Howell's routine is refreshing, energetic, bubbly, and oh so relatable. She wears her heart on her sleeve and demonstrates a realistic approach towards never giving up and facing fear with a feisty attitude. Her storytelling and ability to seamlessly engage her audience in her short segments (that led to an overall arch of well-deserved recognition) was admirable. Howells is quite soft-spoken (but will be loud and proud for maximum impact) and presents with a cute, innocent, and adorable stage persona, but don't be deceived, for she is an absolute gun in her profession and having endured the failures and rejections that she has had to face, she has only come back a lot stronger and a lot more confident in believing in her talent, her worth, and herself.
Don't be fooled by the name like I was - this has nothing to do with our favourite jester from the DC universe (although Howells does wear a ruffled collar accessorizing a twirl-worthy midi dress that has the symbolic diamonds printed on it). However, it does have a lot to do with her journey towards finding her path of becoming a stand-up comedian, a cheeky and mischievous little prankster, and a badass Queen of Foolery through being a full-time entertainer (and a damn good one at that)! I may not have known of Howells' work before tonight, nor was I aware of her taking a (not by choice) seven-year long break, but from what I just experienced at last night's show, I absolutely cannot wait to see the bright and shiny future that awaits this aspiring and courageous lady who, despite being beaten down multiple times, has only risen with an exuberating energy to succeed and silence anyone who doubts her potential in any way.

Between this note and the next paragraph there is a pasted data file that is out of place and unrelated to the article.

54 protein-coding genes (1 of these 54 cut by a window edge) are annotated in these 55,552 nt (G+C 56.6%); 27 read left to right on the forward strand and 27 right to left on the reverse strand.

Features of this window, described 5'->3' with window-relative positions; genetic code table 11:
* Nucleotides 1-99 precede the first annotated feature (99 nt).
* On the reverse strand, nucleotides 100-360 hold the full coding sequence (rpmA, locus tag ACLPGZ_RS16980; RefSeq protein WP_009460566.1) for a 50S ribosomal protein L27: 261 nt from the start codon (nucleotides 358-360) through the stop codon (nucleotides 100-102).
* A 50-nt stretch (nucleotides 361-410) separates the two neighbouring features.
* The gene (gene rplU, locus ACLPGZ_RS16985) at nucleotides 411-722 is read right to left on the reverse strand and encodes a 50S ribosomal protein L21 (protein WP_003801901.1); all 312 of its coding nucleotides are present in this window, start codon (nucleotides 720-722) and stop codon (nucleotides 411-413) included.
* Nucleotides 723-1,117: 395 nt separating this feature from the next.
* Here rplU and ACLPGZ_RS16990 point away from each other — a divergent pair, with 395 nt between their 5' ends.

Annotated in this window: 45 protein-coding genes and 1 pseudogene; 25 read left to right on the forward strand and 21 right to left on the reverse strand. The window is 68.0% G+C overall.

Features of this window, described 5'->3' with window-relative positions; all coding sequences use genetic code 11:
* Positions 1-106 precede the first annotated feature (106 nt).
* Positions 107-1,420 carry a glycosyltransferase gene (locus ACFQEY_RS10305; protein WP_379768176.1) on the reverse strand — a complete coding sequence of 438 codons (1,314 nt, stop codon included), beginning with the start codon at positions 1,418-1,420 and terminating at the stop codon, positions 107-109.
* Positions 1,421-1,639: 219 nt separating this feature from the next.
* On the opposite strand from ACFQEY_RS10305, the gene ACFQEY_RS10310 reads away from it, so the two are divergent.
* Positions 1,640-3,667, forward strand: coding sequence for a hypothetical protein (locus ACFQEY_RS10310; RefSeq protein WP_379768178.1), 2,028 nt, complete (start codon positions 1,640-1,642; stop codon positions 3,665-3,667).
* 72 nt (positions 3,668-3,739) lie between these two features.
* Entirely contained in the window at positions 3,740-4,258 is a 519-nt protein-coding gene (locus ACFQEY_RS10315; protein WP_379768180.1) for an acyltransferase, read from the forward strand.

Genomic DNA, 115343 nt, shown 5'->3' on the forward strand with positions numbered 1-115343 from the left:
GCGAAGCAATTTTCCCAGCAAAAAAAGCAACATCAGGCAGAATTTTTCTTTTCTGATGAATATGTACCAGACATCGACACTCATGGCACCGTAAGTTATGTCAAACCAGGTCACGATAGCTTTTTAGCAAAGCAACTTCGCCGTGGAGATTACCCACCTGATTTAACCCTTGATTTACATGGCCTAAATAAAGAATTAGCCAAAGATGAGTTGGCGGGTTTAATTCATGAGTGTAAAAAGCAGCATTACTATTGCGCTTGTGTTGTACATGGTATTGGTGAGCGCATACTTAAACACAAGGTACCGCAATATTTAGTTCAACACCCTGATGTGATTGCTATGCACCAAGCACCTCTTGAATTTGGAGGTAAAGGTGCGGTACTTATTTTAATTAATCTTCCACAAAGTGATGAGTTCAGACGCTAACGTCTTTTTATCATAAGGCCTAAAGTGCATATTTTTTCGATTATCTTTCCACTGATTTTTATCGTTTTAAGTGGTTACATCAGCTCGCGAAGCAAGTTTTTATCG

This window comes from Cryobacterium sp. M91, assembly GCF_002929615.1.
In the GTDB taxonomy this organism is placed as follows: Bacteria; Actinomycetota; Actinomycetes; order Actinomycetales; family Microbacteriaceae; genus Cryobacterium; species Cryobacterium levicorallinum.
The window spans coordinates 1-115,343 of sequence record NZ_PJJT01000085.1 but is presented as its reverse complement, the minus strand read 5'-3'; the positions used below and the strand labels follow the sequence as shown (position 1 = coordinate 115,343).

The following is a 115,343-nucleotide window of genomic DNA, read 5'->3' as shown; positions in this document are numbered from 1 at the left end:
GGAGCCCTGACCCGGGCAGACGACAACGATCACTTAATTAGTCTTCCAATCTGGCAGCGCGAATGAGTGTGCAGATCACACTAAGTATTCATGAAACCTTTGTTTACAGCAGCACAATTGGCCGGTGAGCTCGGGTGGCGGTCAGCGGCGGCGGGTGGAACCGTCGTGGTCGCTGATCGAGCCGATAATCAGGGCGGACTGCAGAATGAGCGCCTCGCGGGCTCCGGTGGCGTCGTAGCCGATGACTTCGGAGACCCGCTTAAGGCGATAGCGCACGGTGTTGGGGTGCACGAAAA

Howells' show that will make you laugh till your stomach hurts. It's also a show that will move you in the most unimaginable of ways. It will teach you the sheer dedication and formidability portrayed in the examples highlighted by Howells throughout the show that makes female individuals in the performing arts and comedy scene fierce for all the right reasons. Howells' infectious personality and absolutely gorgeous New Zealand accent will rope you into just under an hour of a show that tackles serious issues in the industry in a manner that will educate, enlighten, and entertain.
If you are a female (or female-identifying) aspiring to break into the comedy scene but are unsure of what to expect or how to handle rejection and still come out on top, I strongly urge you to acquaint yourself with the brilliant work by Howells - she is a force to be reckoned with and if anything is to go by the uproarious laughter demonstrated by last night's audience, she is pretty amazing at what she does. Her show also teaches you how unfair and male-dominated the stand-up comedy scene is and how there is still a ton of progress to be made, in terms of treating female comedians on par. It may be an uphill struggle, but by seeing the past females in the industry manage and survive the patriarchal society that saturates the comedy scene, there is hope for a greater female voice to stand up to it all.
Date attended: 03/03/2020 Overall rating: ★★★★1/2
HarleQueen will be performed at The Mill till March 8, 2020, as part of Adelaide Fringe. Book your tix here.